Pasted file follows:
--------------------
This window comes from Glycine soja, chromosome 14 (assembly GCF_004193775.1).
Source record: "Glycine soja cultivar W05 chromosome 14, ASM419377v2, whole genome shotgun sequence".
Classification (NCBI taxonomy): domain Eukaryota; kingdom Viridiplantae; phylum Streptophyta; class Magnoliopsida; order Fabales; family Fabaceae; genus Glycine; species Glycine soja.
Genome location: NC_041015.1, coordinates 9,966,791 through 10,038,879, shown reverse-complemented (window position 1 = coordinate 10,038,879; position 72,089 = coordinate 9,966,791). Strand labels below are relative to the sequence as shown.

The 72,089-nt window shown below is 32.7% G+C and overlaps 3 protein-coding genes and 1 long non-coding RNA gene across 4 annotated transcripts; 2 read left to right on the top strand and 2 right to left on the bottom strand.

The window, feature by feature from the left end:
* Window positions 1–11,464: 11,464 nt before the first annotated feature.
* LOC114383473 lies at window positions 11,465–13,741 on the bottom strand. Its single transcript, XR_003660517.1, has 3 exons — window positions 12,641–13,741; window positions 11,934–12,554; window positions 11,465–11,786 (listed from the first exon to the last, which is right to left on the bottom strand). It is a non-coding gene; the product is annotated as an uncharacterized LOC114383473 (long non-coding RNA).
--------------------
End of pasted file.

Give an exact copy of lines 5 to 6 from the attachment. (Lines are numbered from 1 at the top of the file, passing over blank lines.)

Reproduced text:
The 72,089-nt window shown below is 32.7% G+C and overlaps 3 protein-coding genes and 1 long non-coding RNA gene across 4 annotated transcripts; 2 read left to right on the top strand and 2 right to left on the bottom strand.

The window, feature by feature from the left end: